Former Specials vocalist Neville Staple tells Big Issue North why the music he was making in the 1980s is as relevant as ever but he needs to keep moving musically. He plays Band on the Wall, Manchester, 22 January.
When you were making music about unemployment and the disenfranchised with the Specials, did you imagine we’d be in the same boat 30 years on?
To be honest, it felt like that was the way of life. There didn’t seem to be any end to it. It’s been more a case that it was a surprise when things became better, some years after. I actually find it shocking that we’re back there again. It’s been over 35 years since we first hit the charts and every social and political song we did, could still apply today, just as it did then. It’s mad!
Do these issues inform your solo material?
Yes, definitely. My recent album Ska Crazy and my soon to be released follow-up album have songs about political and social issues, so I guess I’m still very aware of the world around me.
As a troubled teenager how did music change your life?
The whole rude boy thing has two meanings to it. Being rude was just as it sounds. You didn’t want to conform, you rebelled and you got into all kinds of trouble. The other meaning was more about the clothes, the music scene and the swagger. I was probably part of both meanings, although veered more to the fashion and music once I grew out of the borstal and fighting scene. I went into touring with my Jah Baddis Sound System, then became friends with Jerry Damners, who originally agreed to let me help out as crew, for the band equipment (before Terry and Brad came along), then realised my Jamaican style with lyrics was the missing flavour to band songs. Being in the Specials kept me out of trouble and gave me a focus, plus I could vent my anger over issues like racism on stage instead of on the street – well, most of the time.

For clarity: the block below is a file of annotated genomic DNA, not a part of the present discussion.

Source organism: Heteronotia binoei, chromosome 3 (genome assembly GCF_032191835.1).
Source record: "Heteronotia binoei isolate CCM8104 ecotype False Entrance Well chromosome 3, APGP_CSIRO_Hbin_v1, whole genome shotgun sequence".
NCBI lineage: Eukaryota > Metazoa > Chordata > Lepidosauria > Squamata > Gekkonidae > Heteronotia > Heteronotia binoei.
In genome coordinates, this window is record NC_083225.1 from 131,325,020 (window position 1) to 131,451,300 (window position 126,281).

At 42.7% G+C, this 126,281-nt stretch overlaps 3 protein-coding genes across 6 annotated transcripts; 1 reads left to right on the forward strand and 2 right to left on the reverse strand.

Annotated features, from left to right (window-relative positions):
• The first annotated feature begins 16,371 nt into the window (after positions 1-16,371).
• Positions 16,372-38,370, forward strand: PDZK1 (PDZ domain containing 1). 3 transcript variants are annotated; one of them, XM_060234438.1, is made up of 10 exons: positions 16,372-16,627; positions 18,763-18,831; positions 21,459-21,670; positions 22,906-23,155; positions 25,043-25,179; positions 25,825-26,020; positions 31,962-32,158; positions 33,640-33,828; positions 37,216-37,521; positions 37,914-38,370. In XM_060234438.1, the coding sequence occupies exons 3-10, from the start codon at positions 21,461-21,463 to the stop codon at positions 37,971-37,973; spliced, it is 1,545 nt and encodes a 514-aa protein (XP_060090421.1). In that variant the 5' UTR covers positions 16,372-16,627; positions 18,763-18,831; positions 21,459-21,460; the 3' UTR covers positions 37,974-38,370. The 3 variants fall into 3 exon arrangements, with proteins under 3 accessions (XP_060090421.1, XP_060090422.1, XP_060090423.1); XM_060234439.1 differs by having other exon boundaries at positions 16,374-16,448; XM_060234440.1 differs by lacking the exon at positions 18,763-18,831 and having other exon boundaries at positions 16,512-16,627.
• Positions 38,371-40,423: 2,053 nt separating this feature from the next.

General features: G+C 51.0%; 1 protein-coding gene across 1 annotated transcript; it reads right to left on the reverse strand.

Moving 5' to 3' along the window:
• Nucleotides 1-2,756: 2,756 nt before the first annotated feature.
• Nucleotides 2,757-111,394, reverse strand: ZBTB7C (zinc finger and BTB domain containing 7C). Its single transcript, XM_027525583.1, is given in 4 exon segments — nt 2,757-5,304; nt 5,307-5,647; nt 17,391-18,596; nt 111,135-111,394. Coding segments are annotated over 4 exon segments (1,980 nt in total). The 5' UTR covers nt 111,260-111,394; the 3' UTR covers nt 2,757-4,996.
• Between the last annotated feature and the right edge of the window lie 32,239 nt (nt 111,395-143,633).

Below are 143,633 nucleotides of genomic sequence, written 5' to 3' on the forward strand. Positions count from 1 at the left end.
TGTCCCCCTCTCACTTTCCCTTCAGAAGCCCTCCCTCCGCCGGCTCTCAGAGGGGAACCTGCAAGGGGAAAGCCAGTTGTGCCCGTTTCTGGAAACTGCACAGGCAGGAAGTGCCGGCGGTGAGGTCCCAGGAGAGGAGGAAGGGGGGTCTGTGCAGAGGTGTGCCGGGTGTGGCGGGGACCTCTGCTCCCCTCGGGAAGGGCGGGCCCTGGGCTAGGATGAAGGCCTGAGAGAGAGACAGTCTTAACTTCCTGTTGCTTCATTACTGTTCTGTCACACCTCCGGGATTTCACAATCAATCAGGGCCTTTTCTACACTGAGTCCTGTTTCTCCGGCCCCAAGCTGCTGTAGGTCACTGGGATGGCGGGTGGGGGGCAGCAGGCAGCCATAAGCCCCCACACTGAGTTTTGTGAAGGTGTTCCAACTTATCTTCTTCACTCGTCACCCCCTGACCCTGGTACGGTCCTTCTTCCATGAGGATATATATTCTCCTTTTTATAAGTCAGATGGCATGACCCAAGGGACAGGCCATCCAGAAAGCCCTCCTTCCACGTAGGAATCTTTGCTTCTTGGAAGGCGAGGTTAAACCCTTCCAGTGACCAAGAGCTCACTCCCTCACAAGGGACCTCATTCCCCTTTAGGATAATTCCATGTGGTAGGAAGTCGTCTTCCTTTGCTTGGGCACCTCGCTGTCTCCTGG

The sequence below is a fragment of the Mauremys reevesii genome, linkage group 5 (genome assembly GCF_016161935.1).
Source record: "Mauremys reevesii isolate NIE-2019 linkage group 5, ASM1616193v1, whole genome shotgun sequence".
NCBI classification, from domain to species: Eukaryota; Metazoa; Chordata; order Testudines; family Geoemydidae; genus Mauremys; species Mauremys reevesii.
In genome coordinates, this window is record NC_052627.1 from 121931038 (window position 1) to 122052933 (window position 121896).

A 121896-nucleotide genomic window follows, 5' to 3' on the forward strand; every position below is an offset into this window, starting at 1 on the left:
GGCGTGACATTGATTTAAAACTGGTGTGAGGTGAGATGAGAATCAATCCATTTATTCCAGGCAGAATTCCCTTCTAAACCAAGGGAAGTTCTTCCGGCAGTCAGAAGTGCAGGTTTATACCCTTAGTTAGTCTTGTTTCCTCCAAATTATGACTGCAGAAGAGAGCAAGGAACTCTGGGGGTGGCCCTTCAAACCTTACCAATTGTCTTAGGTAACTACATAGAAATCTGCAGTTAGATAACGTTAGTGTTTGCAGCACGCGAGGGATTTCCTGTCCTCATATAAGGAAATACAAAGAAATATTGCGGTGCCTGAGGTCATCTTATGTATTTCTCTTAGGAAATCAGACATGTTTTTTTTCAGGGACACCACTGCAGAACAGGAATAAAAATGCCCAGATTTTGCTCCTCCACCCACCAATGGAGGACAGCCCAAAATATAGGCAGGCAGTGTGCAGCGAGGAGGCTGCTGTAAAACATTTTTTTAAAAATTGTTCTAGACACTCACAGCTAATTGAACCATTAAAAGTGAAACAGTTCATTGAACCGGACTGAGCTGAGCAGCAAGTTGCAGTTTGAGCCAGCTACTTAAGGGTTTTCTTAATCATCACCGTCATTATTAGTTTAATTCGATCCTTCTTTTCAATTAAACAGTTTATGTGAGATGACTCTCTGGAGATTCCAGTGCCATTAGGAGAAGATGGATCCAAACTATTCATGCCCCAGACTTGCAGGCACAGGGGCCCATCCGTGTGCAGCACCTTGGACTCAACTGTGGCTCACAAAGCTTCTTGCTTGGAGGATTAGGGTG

Does music have that same transformative power for kids today?
Back in the early 1980s we had a social and political message – something you don’t really get these days in young people’s music, even though we are in similar times now to the Thatcher Britain we were in then. Having said that, some of the non-mainstream “street” singers are beginning to sing “awareness” lyrics.
You rejoined the Specials for a short time. What was it like going back after working solo?
It was great to be back with most of the guys, although it felt strange leaving Jerry out, due to band politics. As he put it altogether in the first place, it all felt wrong. Plus I have never stopped working, having toured extensively across the world, including the US, Japan, Australia, etc on my own or with various collaborations I put together, so it was hard to go back to such rigid sets, with no live fun and extensions to songs, plus no new material. I guess I’ve always had the energy to keep moving musically, with easy-going rules and lots of fun with the audience.
Do you have any retirement plans?
Not really thought about retirement yet as I have lots of music projects underway, plus a lot more tours booked up over the next couple of years. On top of that (and my new album due for release early 2016), I have continued to do production work for others, including my wife Christine “Sugary” Staple and some local youths too. Then I’ve been doing a lot of DJ work, doing special talks at schools and colleges, as well as some amazing surprise collaborations with other artists. I’ve had a few health issues which mean I can’t crowd-surf, climb or jump about the stage like I used to, but with my beautiful wife helping me, a top notch band backing me and the greatest fans on the scene, who have the best time ever at my shows, I’m far too busy and happy to retire yet!